Home » Exhibitions » Exhibition Review: Leonardo da Vinci: A Life in Drawing at the Queen’s Gallery from 24 May to 13 October 2019

Exhibition Review: Leonardo da Vinci: A Life in Drawing at the Queen’s Gallery from 24 May to 13 October 2019


© 2019 Visiting London Guide.com – Photograph by Alan Kean

The Queen’s Gallery at Buckingham Palace presents a major new exhibition entitled Leonardo da Vinci: A Life in Drawing which features over 200 drawings by Leonardo da Vinci, the largest exhibition of the artist’s work in over 65 years. The exhibition marks the 500th anniversary of Leonardo’s death and follows a series of 12 simultaneous exhibitions of Leonardo’s drawings from the Royal Collection at museums and galleries across the UK, which have attracted more than one million visitors.

© 2019 Visiting London Guide.com – Photograph by Alan Kean

The Royal Collection has one of the largest collections of Leonardo’s drawings which cover a wide range of the artist’s interests. The exhibition features works on painting, sculpture, architecture, anatomy, engineering, cartography, geology and botany.

© 2019 Visiting London Guide.com – Photograph by Alan Kean

Although Leonardo da Vinci is famous for his paintings, in his lifetime he completed only around 20 paintings. The exhibition explores Leonardo as the ‘Renaissance man’, full of varied interests and skills. Leonardo da Vinci: A Life in Drawing is organised both chronologically and thematically and include artistic projects that stretched on for years or even decades.

© 2019 Visiting London Guide.com – Photograph by Alan Kean

Whilst many artists use drawings for a quick outline or for practice, Leonardo’s drawings are often very different with remarkable detail. His approach would be considered today ‘scientific’ with the drawings accompanying ideas about anatomy, mechanics, light, water, botany and much more.

© 2019 Visiting London Guide.com – Photograph by Alan Kean

The first room includes the well known portrait of Leonardo by his pupil Francesco Melzi (A portrait of Leonardo c.1515–18) and the leather bound album created by sculptor Pompeo Leoni around 1590.

© 2019 Visiting London Guide.com – Photograph by Alan Kean

The album contained around 600 drawings and entered into the Royal Collection during the reign of Charles II.

© 2019 Visiting London Guide.com – Photograph by Alan Kean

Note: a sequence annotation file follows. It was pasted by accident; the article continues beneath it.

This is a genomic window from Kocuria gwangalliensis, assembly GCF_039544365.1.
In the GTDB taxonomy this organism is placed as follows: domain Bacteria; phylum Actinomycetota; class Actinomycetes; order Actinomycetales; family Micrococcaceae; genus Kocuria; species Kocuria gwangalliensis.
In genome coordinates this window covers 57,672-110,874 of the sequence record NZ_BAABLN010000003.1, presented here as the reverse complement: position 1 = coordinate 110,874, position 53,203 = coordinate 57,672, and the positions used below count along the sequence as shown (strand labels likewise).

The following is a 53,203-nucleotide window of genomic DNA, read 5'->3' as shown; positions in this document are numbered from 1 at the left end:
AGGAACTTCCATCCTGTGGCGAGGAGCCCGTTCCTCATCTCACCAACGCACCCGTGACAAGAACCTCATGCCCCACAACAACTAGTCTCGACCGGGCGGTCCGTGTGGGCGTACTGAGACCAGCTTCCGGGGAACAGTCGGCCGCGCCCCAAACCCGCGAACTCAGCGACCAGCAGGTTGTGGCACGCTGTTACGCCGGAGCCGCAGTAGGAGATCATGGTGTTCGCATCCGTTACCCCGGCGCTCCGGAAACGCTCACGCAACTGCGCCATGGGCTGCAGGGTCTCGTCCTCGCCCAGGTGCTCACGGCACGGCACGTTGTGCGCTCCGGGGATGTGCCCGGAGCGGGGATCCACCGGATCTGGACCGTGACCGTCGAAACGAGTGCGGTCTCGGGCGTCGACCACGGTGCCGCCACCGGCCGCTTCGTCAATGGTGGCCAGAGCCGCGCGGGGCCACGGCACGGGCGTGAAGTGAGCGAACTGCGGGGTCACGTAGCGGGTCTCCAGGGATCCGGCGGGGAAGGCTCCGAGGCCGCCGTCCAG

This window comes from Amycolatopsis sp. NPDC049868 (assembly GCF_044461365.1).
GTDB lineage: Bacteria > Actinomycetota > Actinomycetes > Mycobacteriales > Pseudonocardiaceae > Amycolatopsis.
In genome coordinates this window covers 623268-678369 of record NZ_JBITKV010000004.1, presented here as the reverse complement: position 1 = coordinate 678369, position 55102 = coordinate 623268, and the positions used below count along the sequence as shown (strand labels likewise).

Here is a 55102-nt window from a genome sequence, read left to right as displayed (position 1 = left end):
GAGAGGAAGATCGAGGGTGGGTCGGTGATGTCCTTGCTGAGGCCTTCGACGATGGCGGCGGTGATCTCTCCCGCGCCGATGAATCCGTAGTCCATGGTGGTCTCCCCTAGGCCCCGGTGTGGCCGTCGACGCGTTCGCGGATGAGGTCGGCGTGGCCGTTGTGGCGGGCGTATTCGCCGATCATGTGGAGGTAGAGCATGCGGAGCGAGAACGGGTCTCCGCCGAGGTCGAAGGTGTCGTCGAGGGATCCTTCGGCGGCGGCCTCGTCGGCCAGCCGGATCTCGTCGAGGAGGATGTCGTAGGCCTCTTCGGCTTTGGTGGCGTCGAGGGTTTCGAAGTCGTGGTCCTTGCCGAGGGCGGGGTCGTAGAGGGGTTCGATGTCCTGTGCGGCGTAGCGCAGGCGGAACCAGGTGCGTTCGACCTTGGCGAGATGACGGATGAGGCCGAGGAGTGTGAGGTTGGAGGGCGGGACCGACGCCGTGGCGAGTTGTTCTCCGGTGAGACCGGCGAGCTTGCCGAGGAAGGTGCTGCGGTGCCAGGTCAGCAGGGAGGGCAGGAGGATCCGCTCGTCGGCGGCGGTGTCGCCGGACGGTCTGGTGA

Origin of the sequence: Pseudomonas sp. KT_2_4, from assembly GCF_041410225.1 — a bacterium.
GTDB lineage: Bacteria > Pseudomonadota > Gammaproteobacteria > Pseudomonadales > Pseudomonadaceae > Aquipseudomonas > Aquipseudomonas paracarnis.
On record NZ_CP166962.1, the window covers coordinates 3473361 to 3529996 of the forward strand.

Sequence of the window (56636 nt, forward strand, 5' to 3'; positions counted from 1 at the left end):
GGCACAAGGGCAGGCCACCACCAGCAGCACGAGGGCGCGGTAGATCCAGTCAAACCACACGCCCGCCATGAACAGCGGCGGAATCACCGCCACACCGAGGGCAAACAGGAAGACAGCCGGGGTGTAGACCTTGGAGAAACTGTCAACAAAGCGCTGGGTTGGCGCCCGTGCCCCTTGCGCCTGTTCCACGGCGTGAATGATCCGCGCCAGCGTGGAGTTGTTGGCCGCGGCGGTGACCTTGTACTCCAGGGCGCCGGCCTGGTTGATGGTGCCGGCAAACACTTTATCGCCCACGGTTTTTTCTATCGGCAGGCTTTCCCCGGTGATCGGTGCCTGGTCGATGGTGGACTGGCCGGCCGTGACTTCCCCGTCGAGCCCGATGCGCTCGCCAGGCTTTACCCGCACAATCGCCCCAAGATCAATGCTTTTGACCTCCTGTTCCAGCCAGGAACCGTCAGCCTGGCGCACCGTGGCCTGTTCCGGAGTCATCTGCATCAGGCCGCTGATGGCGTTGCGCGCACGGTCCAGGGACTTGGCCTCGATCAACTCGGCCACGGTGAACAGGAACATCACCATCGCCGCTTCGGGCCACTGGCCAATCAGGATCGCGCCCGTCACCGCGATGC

Some of the highlights of the exhibition include anatomical studies include The fetus in the womb (c.1511), The heart and coronary vessels (c.1511–13) and The cardiovascular system and principal organs of a woman (c.1509–10). Leonardo was allowed to dissect 30 human corpses with the intention of compiling an illustrated treatise on anatomy.

© 2019 Visiting London Guide.com – Photograph by Alan Kean

Remarkably there are the only six surviving preparatory studies for the Last Supper (1495–8), the painting still exists but it has been drastically changed over the centuries and these drawings give impressions of how it would looked originally.

© 2019 Visiting London Guide.com – Photograph by Alan Kean

Leonardo was fascinated by the natural world and drew landscapes, studies of water, flowers and animals. There are many drawings of horses throughout Leonardo’s work, which including studies for three equestrian monuments that were never completed.

© 2019 Visiting London Guide.com – Photograph by Alan Kean

Among the drawings are a series of sketches that he used in preparation for the now lost painting Leda and the Swan.

© 2019 Visiting London Guide.com – Photograph by Alan Kean

Leonardo is not known for his cartography skills, but a series of drawings including A map of Imola (1502) were created using highly accurate techniques of measurement.

© 2019 Visiting London Guide.com – Photograph by Alan Kean

Preparatory studies for paintings include studies for Salvator Mundi (c.1504–8) and The Madonna and Child with St Anne and a lamb (c.1508–19).

© 2019 Visiting London Guide.com – Photograph by Alan Kean

All the drawings are not with serious intentions, Leonardo did drawings of costumes for court events, head studies, satires on growing old, grotesque people and animals.

© 2019 Visiting London Guide.com – Photograph by Alan Kean

One of the last sections is much darker, his drawings of the Deluge can be interpreted as the artist looking towards his own mortality.

© 2019 Visiting London Guide.com – Photograph by Alan Kean

This remarkable exhibition allows visitors the opportunity to understand why Leonardo is seen as the archetypal ‘Renaissance man’. Not only was his range of interests broad but he indulged them all with a scientific outlook that was often years or centuries ahead of his time. His artist skills are shown even in smallest drawings with incredible levels of detail and beautiful execution. The exhibition is a unique opportunity to see a large number of extraordinary works and gain some understanding of why we still are fascinated by the many talents of Leonardo da Vinci over 500 years since he died.

Visiting London Guide Rating – Highly Recommended

For more information or book tickets, visit the Royal Collection website here

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